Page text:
The Road to Hell is Paved With Green Intentions
Toronto Mayor David Miller is trying to make Toronto a greener city, but there so often seems to be a disconnect between what he says and what happens on the ground, or in the Buildings department. Toronto architect David Dennis designed a house for himself with a lot of green features, and reminds us of the late Jeff Stinson's discussion about the merits of convention vs invention. He found himself falling down the rabbit hole into the Matrix, "the parallel universe of inventive details."
He notes that while the new house will have between a quarter and a third of the energy consumption of his current house of about the same size, "The City of Toronto consumed seven months of engineering and research to approve the site-specific use of the SIP panel roof. Any thought that the City encourages 'green'- at a bureaucratic level, is fiction."
The steel frame and aluminum was all recycled from the Ashbridges Bay Sewage Treatment Plant; The steel was from a conveyor system and the aluminum from catwalks around five stationary boilers. David writes:
"Steel - a racehorse of building materials- is strong, beautiful and tricky.
It's something like 10 times stronger than wood. It reveals beautiful shadow details. It's tricky to detail for thermal bridging, fastening and erecting.
Used steel is problematic to the structural engineer because the odd profiles require first-principles calculations. It's expensive to ship and the fabricator has added handling to trim off both ends and remove attachments. Further, a fabricator who will handle used material rarely has an engineering staff to prepare shop drawings necessary for the approvals process. That being said, you have a building in the end with shadows and details reminiscent of Barton Myers, Craig Elwood and recently, Jennifer Siegel.
Recycled steel is rarely the right size and weight for engineering purposes, but, boy, is it beautiful.. looking forward to a graphite paint finish.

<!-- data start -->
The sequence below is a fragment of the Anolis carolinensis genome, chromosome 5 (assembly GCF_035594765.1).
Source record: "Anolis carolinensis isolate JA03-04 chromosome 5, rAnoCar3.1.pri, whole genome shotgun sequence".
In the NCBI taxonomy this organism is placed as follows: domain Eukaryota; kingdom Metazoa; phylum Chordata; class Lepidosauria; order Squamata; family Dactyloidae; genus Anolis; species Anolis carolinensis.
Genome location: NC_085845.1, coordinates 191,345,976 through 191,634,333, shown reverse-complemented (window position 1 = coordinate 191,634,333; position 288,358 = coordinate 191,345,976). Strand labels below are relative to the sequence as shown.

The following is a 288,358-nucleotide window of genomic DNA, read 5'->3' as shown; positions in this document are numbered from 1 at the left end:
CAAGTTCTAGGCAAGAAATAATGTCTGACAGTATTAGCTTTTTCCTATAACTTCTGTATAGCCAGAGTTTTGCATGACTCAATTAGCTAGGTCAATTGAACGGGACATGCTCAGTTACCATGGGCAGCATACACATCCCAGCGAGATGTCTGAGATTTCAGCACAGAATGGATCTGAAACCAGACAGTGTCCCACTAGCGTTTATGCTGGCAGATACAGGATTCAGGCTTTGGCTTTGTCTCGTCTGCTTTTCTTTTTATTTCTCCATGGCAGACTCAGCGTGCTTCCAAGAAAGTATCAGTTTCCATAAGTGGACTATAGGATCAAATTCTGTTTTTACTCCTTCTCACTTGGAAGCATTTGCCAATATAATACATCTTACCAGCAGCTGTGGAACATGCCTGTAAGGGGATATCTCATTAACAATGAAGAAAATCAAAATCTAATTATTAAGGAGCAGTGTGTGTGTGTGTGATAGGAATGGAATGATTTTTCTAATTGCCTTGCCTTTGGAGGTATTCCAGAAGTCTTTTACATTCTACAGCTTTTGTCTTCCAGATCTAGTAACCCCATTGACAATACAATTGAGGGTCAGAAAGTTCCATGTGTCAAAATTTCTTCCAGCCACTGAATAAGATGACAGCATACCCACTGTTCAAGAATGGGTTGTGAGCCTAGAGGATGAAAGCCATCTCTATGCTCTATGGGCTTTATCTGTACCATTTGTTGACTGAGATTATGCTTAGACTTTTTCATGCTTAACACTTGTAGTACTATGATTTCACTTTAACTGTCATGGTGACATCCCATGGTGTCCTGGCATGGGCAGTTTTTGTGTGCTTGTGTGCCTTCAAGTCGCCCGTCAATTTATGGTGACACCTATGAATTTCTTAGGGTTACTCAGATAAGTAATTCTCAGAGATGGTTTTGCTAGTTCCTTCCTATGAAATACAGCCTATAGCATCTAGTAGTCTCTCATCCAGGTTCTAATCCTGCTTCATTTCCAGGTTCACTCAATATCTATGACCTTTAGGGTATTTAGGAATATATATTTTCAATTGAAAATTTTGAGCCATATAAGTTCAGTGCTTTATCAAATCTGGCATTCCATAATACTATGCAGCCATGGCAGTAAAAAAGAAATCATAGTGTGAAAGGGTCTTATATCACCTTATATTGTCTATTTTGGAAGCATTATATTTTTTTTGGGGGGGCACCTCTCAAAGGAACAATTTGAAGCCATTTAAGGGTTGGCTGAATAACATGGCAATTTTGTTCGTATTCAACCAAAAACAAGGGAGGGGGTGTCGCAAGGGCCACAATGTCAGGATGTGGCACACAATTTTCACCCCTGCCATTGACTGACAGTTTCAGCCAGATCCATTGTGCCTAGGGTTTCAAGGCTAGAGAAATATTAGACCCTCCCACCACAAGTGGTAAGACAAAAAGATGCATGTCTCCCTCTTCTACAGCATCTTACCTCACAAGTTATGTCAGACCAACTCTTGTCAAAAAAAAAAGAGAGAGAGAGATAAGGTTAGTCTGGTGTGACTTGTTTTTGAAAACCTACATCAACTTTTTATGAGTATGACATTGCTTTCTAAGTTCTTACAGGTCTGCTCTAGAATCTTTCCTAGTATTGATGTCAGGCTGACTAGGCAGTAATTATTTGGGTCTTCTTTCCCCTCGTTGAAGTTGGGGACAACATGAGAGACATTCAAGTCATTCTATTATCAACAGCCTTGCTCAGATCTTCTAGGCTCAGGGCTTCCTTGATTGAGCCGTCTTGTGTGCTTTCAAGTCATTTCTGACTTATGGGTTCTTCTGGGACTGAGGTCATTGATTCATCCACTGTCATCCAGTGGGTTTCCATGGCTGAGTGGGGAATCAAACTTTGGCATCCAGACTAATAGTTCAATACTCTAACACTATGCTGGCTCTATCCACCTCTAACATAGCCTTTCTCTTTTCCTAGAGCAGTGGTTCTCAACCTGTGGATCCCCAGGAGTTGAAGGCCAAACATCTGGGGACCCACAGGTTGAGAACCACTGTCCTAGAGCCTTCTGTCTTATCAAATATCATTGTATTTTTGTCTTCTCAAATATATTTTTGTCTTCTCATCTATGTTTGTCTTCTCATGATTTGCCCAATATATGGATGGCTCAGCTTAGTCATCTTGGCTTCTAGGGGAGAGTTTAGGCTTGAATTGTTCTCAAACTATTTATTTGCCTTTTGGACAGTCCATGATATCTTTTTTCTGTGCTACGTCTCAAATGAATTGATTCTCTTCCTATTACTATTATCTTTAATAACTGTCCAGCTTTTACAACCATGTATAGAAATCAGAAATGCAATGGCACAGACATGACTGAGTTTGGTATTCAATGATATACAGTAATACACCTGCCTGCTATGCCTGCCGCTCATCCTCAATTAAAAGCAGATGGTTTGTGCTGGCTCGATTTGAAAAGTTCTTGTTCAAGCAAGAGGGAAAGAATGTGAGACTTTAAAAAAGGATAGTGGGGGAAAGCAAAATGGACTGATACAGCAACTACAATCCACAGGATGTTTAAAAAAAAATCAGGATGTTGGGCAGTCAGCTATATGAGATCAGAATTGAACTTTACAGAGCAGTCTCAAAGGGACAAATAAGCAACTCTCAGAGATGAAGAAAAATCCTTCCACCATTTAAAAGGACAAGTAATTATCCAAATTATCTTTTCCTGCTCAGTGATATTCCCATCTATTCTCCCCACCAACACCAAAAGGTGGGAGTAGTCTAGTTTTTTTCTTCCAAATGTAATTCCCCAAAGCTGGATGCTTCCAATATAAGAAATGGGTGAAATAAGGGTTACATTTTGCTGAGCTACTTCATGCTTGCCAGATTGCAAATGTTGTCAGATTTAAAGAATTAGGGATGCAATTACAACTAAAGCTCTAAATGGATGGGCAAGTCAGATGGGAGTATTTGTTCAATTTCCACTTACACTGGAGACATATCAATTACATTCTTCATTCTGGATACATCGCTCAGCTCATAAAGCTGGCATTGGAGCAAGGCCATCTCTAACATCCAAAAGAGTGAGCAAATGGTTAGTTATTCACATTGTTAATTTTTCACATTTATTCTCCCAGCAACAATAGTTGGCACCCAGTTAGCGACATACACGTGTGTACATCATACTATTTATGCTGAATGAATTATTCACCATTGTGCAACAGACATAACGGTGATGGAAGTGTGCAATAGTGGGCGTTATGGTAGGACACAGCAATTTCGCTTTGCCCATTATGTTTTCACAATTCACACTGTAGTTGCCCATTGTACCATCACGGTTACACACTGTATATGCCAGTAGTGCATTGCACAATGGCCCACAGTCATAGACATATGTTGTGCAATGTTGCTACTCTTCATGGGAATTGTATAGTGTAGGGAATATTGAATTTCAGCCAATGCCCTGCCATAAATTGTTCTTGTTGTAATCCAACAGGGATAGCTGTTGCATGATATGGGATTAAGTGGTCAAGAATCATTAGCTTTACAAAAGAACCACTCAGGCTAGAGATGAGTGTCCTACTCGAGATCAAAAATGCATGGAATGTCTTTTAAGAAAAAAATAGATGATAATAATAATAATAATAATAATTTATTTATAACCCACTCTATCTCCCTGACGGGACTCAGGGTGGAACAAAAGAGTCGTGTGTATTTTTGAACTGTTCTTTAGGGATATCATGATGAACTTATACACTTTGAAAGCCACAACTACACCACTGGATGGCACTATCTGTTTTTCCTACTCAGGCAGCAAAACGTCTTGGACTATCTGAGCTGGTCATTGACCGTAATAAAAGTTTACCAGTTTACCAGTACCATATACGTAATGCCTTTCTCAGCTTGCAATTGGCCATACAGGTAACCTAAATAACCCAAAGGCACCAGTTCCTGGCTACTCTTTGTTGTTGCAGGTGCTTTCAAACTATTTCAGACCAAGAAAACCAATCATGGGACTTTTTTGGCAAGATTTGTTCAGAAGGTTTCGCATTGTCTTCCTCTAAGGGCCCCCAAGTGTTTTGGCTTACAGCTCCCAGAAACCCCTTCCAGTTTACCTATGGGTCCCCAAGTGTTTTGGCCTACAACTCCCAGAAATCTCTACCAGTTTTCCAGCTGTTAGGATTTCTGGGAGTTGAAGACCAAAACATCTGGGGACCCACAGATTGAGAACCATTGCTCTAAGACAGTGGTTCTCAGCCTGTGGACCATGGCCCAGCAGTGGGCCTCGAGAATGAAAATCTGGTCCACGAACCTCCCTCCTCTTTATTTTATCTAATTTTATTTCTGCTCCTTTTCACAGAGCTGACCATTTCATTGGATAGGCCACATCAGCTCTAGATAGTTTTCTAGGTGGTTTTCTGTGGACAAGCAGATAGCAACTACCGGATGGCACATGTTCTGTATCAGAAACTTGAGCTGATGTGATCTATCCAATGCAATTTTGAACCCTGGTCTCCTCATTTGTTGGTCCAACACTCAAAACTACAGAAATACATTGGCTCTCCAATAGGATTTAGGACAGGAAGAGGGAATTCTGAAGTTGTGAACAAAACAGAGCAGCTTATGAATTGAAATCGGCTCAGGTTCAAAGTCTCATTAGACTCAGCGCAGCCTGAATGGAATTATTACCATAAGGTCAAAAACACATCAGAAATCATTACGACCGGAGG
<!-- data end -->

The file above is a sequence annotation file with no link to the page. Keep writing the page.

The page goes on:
The aluminum walkway grating will be used for stairs to let light down through the house. The grill mateial will screet the garage and shade the windows. it will be anodized with a HLN grey dye finish. I may attempt a green wall on the south facade.."
Recycled steel frame
Recycled Douglas Fir siding
Compact house footprint below allowable coverage
Recycled aluminum wall and window shades
Recycled EPS foundation insulation and drainage cloth.
Low E argon-filled windows
High efficiency boiler/ demand hot water- hydronic coil heating
No air conditioning- cross ventillation
Daylighting with light shelves
Provision for solar/ domestic hot-water
Canadian granite paving from drill-rodded scrap
Rain-water collection for garden- no grey water provision, yet
Clothes line with interior drying space
Energy star appliances
LED retrofit MR16 lights as they come available.
Aluminum windows [half cost of wood windows]
Custom extruded Aluminum siding [anything but brick]
Graphite paint [agricultural] with some VOCs
Zinc chromate paint [yellow-green]
Reinforced concrete foundation
TreeHugger on Jennifer Siegel
Swellhouse by Jennifer Siegel Built in Venice
takehome: affordable modernist prefab
Here Today, Gone Tomorrow: Portable Architecture
TreeHugger on Barton Myers
Barton Myers ' Steel House